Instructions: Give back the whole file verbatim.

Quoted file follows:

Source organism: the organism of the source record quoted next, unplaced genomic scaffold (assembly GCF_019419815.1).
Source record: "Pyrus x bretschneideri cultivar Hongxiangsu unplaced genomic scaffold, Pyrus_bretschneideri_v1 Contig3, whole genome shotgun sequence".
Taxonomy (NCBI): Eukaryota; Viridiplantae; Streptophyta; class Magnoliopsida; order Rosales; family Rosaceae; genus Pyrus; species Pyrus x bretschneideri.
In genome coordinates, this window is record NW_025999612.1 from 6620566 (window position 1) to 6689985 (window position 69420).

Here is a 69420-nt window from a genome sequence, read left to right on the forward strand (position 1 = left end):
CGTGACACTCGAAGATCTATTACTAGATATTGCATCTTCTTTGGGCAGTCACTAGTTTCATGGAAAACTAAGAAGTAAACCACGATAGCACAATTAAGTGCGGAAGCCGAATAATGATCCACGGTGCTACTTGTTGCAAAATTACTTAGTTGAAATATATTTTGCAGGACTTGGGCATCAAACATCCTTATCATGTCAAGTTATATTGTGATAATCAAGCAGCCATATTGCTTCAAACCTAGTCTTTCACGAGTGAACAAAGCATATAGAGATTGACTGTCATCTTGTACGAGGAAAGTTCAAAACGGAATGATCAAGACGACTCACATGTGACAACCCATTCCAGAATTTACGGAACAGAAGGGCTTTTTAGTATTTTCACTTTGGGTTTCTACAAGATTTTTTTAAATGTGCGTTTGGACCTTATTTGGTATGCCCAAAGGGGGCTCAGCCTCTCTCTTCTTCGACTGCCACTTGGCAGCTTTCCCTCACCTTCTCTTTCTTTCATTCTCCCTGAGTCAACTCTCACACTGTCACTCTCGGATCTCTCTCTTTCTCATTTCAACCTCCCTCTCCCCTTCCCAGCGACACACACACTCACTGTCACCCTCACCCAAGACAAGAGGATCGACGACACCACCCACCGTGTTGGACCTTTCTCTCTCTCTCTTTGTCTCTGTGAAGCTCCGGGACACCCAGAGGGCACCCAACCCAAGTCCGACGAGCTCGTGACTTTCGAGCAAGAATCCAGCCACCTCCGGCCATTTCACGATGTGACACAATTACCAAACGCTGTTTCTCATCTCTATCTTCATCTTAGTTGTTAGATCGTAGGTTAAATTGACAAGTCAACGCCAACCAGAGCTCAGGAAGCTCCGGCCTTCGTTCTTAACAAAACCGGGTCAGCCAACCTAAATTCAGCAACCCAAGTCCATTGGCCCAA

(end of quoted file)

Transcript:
Source organism: the organism of the source record quoted next, unplaced genomic scaffold (assembly GCF_019419815.1).
Source record: "Pyrus x bretschneideri cultivar Hongxiangsu unplaced genomic scaffold, Pyrus_bretschneideri_v1 Contig3, whole genome shotgun sequence".
Taxonomy (NCBI): Eukaryota; Viridiplantae; Streptophyta; class Magnoliopsida; order Rosales; family Rosaceae; genus Pyrus; species Pyrus x bretschneideri.
In genome coordinates, this window is record NW_025999612.1 from 6620566 (window position 1) to 6689985 (window position 69420).

Here is a 69420-nt window from a genome sequence, read left to right on the forward strand (position 1 = left end):
CGTGACACTCGAAGATCTATTACTAGATATTGCATCTTCTTTGGGCAGTCACTAGTTTCATGGAAAACTAAGAAGTAAACCACGATAGCACAATTAAGTGCGGAAGCCGAATAATGATCCACGGTGCTACTTGTTGCAAAATTACTTAGTTGAAATATATTTTGCAGGACTTGGGCATCAAACATCCTTATCATGTCAAGTTATATTGTGATAATCAAGCAGCCATATTGCTTCAAACCTAGTCTTTCACGAGTGAACAAAGCATATAGAGATTGACTGTCATCTTGTACGAGGAAAGTTCAAAACGGAATGATCAAGACGACTCACATGTGACAACCCATTCCAGAATTTACGGAACAGAAGGGCTTTTTAGTATTTTCACTTTGGGTTTCTACAAGATTTTTTTAAATGTGCGTTTGGACCTTATTTGGTATGCCCAAAGGGGGCTCAGCCTCTCTCTTCTTCGACTGCCACTTGGCAGCTTTCCCTCACCTTCTCTTTCTTTCATTCTCCCTGAGTCAACTCTCACACTGTCACTCTCGGATCTCTCTCTTTCTCATTTCAACCTCCCTCTCCCCTTCCCAGCGACACACACACTCACTGTCACCCTCACCCAAGACAAGAGGATCGACGACACCACCCACCGTGTTGGACCTTTCTCTCTCTCTCTTTGTCTCTGTGAAGCTCCGGGACACCCAGAGGGCACCCAACCCAAGTCCGACGAGCTCGTGACTTTCGAGCAAGAATCCAGCCACCTCCGGCCATTTCACGATGTGACACAATTACCAAACGCTGTTTCTCATCTCTATCTTCATCTTAGTTGTTAGATCGTAGGTTAAATTGACAAGTCAACGCCAACCAGAGCTCAGGAAGCTCCGGCCTTCGTTCTTAACAAAACCGGGTCAGCCAACCTAAATTCAGCAACCCAAGTCCATTGGCCCAA